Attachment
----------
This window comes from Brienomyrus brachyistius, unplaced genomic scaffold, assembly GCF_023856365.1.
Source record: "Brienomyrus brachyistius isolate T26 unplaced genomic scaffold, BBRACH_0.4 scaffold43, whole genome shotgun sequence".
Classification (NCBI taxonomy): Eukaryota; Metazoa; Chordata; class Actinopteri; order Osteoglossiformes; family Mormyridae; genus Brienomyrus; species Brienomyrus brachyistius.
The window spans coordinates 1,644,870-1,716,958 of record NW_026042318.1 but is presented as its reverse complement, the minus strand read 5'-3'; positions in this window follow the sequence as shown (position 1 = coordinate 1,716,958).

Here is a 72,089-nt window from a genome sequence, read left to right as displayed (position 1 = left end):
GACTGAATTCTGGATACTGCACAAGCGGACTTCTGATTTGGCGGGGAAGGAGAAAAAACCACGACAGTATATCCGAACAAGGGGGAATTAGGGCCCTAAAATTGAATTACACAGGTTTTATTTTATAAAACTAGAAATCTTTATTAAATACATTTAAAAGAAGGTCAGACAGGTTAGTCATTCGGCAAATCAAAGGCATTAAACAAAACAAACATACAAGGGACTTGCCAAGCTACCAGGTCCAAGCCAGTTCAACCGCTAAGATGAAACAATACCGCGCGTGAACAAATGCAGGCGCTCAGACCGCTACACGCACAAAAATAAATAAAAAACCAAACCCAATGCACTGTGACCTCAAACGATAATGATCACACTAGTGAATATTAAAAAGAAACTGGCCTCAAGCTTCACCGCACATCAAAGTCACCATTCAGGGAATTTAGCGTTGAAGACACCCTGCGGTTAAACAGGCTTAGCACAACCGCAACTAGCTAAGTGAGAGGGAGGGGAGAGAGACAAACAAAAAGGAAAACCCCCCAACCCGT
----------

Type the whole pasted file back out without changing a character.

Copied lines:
This window comes from Brienomyrus brachyistius, unplaced genomic scaffold, assembly GCF_023856365.1.
Source record: "Brienomyrus brachyistius isolate T26 unplaced genomic scaffold, BBRACH_0.4 scaffold43, whole genome shotgun sequence".
Classification (NCBI taxonomy): Eukaryota; Metazoa; Chordata; class Actinopteri; order Osteoglossiformes; family Mormyridae; genus Brienomyrus; species Brienomyrus brachyistius.
The window spans coordinates 1,644,870-1,716,958 of record NW_026042318.1 but is presented as its reverse complement, the minus strand read 5'-3'; positions in this window follow the sequence as shown (position 1 = coordinate 1,716,958).

Here is a 72,089-nt window from a genome sequence, read left to right as displayed (position 1 = left end):
GACTGAATTCTGGATACTGCACAAGCGGACTTCTGATTTGGCGGGGAAGGAGAAAAAACCACGACAGTATATCCGAACAAGGGGGAATTAGGGCCCTAAAATTGAATTACACAGGTTTTATTTTATAAAACTAGAAATCTTTATTAAATACATTTAAAAGAAGGTCAGACAGGTTAGTCATTCGGCAAATCAAAGGCATTAAACAAAACAAACATACAAGGGACTTGCCAAGCTACCAGGTCCAAGCCAGTTCAACCGCTAAGATGAAACAATACCGCGCGTGAACAAATGCAGGCGCTCAGACCGCTACACGCACAAAAATAAATAAAAAACCAAACCCAATGCACTGTGACCTCAAACGATAATGATCACACTAGTGAATATTAAAAAGAAACTGGCCTCAAGCTTCACCGCACATCAAAGTCACCATTCAGGGAATTTAGCGTTGAAGACACCCTGCGGTTAAACAGGCTTAGCACAACCGCAACTAGCTAAGTGAGAGGGAGGGGAGAGAGACAAACAAAAAGGAAAACCCCCCAACCCGT